The economic environment for retailers today is obviously extremely challenging and retailers continue to search for the right business strategy to keep their companies relevant. As they refine their business model to find the best multi-channel mix of online, brick and mortar, and all of the hybrids, they continue to invest heavily in technology to make their operations more efficient and bring their customers closer. Walmart alone spent $10.5B in technology in 2015.
In this module, we have discussed some of the key technologies used to run retail businesses. Let’s summarize and think ahead.
UPC, RFID, and QR codes provide a means of inventory identification. Originally used for POS systems, this imaging technology is extremely useful for helping retailers and their vendors in managing goods through a supply chain.
Point-of-sale technology is one of the first operations in retailing to be automated. We have come a long way from hand-written sales drafts to the use of smart phones to support a purchase transaction. With the advent of biometric technologies, soon a purchase could be executed with the blink of an eye.
Supply chain management is a crucial technology for large retailers in order to sustain their revenue flow. Without a predictable source of supply, store shelves, and online warehouse would be empty of needed products and potential sales would not be realized. SCM is at the heart of retailer/vendor cooperation and we have discussed the benefits for both, as well as the consumer, for working together.
Data Warehouse/Data Mining
DW technology gave birth to what we now call big data. Once we had the ability to gather and pool information from disparate sources and locations, data mining techniques revealed patterns and trends that could help retailers better understand how to better run their business.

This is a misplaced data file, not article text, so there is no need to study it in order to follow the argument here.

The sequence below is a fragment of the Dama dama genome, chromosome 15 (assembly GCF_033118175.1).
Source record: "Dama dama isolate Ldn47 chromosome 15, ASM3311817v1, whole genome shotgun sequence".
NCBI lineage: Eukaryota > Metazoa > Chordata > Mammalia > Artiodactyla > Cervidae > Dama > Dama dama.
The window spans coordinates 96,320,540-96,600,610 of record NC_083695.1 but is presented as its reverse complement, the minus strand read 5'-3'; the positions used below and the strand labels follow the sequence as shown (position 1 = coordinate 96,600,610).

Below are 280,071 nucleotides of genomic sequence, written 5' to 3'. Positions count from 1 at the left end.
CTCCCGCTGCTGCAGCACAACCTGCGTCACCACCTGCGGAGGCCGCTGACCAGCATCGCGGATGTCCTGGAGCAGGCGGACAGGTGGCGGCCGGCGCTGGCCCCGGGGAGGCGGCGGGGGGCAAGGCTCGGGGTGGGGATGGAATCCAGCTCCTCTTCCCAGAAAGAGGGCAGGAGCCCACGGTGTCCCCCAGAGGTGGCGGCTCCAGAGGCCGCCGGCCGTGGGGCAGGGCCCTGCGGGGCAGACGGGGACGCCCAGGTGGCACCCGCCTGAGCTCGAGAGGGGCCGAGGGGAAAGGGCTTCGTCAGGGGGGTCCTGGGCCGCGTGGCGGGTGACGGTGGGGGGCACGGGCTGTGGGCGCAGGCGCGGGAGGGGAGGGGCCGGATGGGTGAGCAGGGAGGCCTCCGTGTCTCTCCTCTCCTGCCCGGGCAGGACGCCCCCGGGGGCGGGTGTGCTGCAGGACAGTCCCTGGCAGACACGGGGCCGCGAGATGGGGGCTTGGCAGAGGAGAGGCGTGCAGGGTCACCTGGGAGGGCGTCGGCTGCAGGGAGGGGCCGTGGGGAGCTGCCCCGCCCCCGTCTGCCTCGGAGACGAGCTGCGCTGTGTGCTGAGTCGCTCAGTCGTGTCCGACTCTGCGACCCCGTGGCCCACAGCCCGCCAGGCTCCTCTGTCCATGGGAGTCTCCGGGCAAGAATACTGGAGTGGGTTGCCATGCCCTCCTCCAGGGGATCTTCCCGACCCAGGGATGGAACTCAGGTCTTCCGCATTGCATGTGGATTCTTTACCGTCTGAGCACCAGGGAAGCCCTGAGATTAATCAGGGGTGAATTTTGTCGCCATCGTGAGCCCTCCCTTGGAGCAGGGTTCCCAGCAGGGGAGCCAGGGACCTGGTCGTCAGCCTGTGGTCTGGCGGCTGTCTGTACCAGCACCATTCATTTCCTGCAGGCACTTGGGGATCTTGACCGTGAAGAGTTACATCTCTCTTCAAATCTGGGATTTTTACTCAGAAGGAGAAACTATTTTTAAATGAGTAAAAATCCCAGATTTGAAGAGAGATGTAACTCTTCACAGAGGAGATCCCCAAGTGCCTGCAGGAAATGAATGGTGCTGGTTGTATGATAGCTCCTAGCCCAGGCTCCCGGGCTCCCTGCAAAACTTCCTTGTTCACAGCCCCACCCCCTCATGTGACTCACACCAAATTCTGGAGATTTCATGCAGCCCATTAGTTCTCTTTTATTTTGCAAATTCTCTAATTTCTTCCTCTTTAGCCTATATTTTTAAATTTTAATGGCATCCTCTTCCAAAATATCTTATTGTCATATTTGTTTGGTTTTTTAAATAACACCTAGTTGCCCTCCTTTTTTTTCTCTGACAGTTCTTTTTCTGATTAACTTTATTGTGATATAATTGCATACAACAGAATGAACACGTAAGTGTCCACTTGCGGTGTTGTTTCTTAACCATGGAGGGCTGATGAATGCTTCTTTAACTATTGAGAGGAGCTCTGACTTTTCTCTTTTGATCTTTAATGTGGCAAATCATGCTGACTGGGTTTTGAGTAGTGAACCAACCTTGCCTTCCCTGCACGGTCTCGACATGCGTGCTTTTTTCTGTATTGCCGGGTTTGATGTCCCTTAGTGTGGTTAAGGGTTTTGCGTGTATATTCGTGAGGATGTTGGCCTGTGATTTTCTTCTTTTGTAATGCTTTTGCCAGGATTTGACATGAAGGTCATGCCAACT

Customer relationship management is a crucial technology for retailers, helping them better understand their customers. As computational processing has improved, so has the ability of CRM to drill down and manage all interactions between the individual customer and the business. As we discussed, the power of this technology can lead to privacy issues both through data breaches and data “sharing” between corporations.
How will retailers harness newer and even future technology to survive? What are the most likely technologies that will be adopted going forward? We have already seen examples of several new innovations being used commercially.
Robotics is already a mainstay manufacturing and distribution warehouses. Hudson Bay experimented with and is now expanding a fulfillment center using robotic technology. Amazon utilizes over 45,000 robots in its distribution centers. We can certainly expect to see robotic automation being utilized in brick and mortar operations in check-out counters.
Another new technology in retail operations is drone delivery. Amazon has been experimenting with this delivery technology for years. The Mohawk Valley in upstate New York has been declared a drone-friendly zone for testing drone capability in a variety of end-uses. A related technology is autonomous vehicles (driverless cars and trucks) that could be used to deliver product to retail consumers.
Virtual/digital assistants is another new technology that has/will certainly impact the retail industry. Alexa and Siri can already do most of your shopping for you. Major players like Samsung are equipping their appliances with virtual assistant technology so a refrigerator will be able to keep itself stocked with food for the family.
Finally, augmented reality (AR) has a variety of applications in the retail industry. Gap customers can try on clothes in a virtual dressing room. Furniture shoppers can see how Ikea furniture will fit into a virtual living space with 98% accuracy. Home paint projects will be easier- using your phone to see how the color works virtually with your furniture rather than holding up swatches.
All in all, we can see that the retail industry has and will continue to be reliant on the benefits that technology can provide.
Contributors and Attributions
- Putting It Together: Information Systems in Retail and CRM Software. Authored by: Bob Danielson. Provided by: Lumen Learning. License: CC BY: Attribution